If you haven’t visited this blog before, you might not know that we have a set of twins (boy/girl) who are now four years old. I never imagined myself having twins, and in fact, I had mixed feelings at first (read the story here).
However, our twins have brought a doubled joy to our lives that I could never expected. There is something so precious about watching them sleep side by side or hold hands as they walk down the sidewalk. Observing their unique bond has been a true privilege.
I hope they will always be best friends of sorts even though they are different genders!
Along the way, I’ve learned some methods for dealing with the not-so-cute moments of what can easily become twin madness, and I’d like to share them with you today. These methods would also work with children who are close in age to one another! 🙂
12 Twin Tips for Survival
1. Divide and conquer. Whatever task you face, it can be much easier to handle one at a time. For example, I read many success stories from mamas who simultaneously potty-trained their twins. It seems that for these blessed mothers, what one twin did, the other followed.
However, for us it wasn’t quite as simple. Our son was just not ready, but our daughter was! She insisted on using the potty even though I wasn’t trying to train her. So, I decided one at a time might actually be easier, and it worked! Not everything must be done in pairs. 🙂
2. Kill two birds with one stone. Some twin tasks are just easier to do together, such as diaper changing (one right after the other, of course), nursing (huge time saver if you can get the hang of it), going to the doctor, bathing, and feeding snacks or meals.
When you already have all of the “stuff” out, you might as well get it over with for the other twin, too! I even learned such talents as double burping, which only lasted a month or two.
Part of finding my groove with our twins was learning which technique worked best for which tasks – either #1 or #2.
Sometimes it even makes a difference which twin you do first! After a while, I learned to always put my twin son’s shoes on last because he would try to take them off if we didn’t leave the house immediately. My daughter didn’t seem to mind the shoes, so I could count on her to leave hers on while I wrestled with her brother. 🙂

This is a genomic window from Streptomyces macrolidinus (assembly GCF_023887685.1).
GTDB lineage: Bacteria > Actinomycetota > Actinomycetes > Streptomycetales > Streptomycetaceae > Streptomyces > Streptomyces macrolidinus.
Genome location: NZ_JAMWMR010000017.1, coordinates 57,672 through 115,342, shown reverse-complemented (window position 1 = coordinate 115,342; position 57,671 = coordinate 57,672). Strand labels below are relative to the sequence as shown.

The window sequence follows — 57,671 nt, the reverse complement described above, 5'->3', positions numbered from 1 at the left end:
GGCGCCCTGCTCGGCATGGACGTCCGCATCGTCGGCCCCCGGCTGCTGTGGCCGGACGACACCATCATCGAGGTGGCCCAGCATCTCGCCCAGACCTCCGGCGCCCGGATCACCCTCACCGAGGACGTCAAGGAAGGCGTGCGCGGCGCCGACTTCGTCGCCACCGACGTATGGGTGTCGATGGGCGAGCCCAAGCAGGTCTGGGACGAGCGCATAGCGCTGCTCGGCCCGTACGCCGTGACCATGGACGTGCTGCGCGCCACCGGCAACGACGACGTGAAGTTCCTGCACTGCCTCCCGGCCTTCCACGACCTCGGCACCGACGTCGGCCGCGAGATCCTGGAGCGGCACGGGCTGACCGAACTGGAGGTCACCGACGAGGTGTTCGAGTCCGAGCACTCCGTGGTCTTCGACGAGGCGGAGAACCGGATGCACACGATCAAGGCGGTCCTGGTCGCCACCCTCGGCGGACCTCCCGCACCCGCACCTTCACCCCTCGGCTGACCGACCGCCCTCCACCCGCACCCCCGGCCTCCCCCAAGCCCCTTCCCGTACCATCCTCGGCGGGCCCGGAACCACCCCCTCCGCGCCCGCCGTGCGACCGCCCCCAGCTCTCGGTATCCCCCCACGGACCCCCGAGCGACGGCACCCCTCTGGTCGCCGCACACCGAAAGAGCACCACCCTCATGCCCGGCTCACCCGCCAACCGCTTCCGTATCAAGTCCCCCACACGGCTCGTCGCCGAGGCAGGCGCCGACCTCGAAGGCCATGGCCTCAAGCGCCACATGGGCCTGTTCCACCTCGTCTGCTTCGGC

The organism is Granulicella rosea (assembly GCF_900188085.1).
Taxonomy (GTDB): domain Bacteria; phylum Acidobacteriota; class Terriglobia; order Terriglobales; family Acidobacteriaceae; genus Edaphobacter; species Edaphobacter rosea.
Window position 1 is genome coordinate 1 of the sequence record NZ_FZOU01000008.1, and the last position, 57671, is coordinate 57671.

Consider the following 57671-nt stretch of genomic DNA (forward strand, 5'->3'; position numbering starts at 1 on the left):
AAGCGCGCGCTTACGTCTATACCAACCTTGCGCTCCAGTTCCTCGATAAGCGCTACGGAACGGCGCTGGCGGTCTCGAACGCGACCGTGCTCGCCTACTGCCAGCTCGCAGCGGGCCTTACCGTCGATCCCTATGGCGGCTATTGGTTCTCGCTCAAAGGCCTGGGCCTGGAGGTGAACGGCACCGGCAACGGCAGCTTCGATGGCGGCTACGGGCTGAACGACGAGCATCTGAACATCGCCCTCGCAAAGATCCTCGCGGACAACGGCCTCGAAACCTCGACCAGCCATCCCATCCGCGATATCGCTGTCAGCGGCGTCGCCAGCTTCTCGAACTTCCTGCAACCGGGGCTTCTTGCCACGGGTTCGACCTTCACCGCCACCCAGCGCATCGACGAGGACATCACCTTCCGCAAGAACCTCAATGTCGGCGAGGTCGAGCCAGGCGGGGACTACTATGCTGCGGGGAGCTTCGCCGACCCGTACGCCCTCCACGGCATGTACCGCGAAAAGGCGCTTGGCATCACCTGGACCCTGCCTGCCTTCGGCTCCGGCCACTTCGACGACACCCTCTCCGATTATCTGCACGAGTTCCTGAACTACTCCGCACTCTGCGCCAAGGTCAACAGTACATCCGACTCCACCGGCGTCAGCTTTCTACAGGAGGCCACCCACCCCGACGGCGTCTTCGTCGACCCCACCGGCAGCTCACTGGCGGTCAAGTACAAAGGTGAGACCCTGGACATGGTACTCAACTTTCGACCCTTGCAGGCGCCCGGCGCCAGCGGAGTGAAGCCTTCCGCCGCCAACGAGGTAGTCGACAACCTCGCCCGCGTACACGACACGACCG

3. Set up stations! When the twins were infants, this was a lifesaver when it came time to prepare a meal, or work with an older child, etc. I had a rotation of baby devices for them and when they grew weary of one (after about 10 minutes), I would quickly rotate them to the next thing in line.
Instead of having two of everything, we found we only needed one of most things and thankfully, many of these devices were given to us. So, at one point in time we had out an exersaucer, a jumperoo, a bouncy seat, a playmat, and a walker (before the walker days, we had a swing).
4. Identify the tough times. We definitely had specific times of the day that were much more difficult than others. Meal times, bedtimes, and late afternoon seemed to be the worst for us. Once we identified those tough times, we were able to problem solve to cut down the stress. If all else fails, then….
5. Enlist helpers! By far the best thing we ever did was to accept the gracious offers of friends and family to lend a helping hand. Many ladies from church took turns helping me with afternoon feedings (my husband worked second shift at the time) even when the twins were quite small. I would either pump ahead of time or I would take that opportunity to nurse one infant at a time and the company could burp or entertain the other twin.
We also are blessed to have a very helpful oldest son. He often rocked a fussy baby while I cooked supper or helped our middle child with a problem! Additionally, for a few